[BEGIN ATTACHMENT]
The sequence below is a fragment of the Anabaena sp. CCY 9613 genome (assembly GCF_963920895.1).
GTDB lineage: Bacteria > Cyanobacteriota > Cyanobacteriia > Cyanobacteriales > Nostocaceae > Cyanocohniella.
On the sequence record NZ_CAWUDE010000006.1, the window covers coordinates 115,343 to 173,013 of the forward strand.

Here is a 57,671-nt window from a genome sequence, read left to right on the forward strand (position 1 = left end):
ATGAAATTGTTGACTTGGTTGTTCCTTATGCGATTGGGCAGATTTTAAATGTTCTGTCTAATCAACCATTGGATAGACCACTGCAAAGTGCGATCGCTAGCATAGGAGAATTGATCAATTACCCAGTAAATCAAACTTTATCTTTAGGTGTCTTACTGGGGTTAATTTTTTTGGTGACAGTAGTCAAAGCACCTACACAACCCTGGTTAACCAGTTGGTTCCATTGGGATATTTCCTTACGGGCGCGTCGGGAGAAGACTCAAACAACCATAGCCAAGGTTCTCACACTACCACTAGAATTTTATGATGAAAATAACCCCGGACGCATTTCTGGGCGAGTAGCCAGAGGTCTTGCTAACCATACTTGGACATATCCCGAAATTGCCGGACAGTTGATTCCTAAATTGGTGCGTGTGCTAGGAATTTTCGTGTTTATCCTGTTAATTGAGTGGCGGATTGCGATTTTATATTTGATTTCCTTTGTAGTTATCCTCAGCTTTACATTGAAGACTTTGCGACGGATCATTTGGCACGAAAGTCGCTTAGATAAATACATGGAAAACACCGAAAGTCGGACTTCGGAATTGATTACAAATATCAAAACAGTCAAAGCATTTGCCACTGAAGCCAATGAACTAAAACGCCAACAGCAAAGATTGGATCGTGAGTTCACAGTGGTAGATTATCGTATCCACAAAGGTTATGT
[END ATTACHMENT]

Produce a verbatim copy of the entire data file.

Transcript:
The sequence below is a fragment of the Anabaena sp. CCY 9613 genome (assembly GCF_963920895.1).
GTDB lineage: Bacteria > Cyanobacteriota > Cyanobacteriia > Cyanobacteriales > Nostocaceae > Cyanocohniella.
On the sequence record NZ_CAWUDE010000006.1, the window covers coordinates 115,343 to 173,013 of the forward strand.

Here is a 57,671-nt window from a genome sequence, read left to right on the forward strand (position 1 = left end):
ATGAAATTGTTGACTTGGTTGTTCCTTATGCGATTGGGCAGATTTTAAATGTTCTGTCTAATCAACCATTGGATAGACCACTGCAAAGTGCGATCGCTAGCATAGGAGAATTGATCAATTACCCAGTAAATCAAACTTTATCTTTAGGTGTCTTACTGGGGTTAATTTTTTTGGTGACAGTAGTCAAAGCACCTACACAACCCTGGTTAACCAGTTGGTTCCATTGGGATATTTCCTTACGGGCGCGTCGGGAGAAGACTCAAACAACCATAGCCAAGGTTCTCACACTACCACTAGAATTTTATGATGAAAATAACCCCGGACGCATTTCTGGGCGAGTAGCCAGAGGTCTTGCTAACCATACTTGGACATATCCCGAAATTGCCGGACAGTTGATTCCTAAATTGGTGCGTGTGCTAGGAATTTTCGTGTTTATCCTGTTAATTGAGTGGCGGATTGCGATTTTATATTTGATTTCCTTTGTAGTTATCCTCAGCTTTACATTGAAGACTTTGCGACGGATCATTTGGCACGAAAGTCGCTTAGATAAATACATGGAAAACACCGAAAGTCGGACTTCGGAATTGATTACAAATATCAAAACAGTCAAAGCATTTGCCACTGAAGCCAATGAACTAAAACGCCAACAGCAAAGATTGGATCGTGAGTTCACAGTGGTAGATTATCGTATCCACAAAGGTTATGT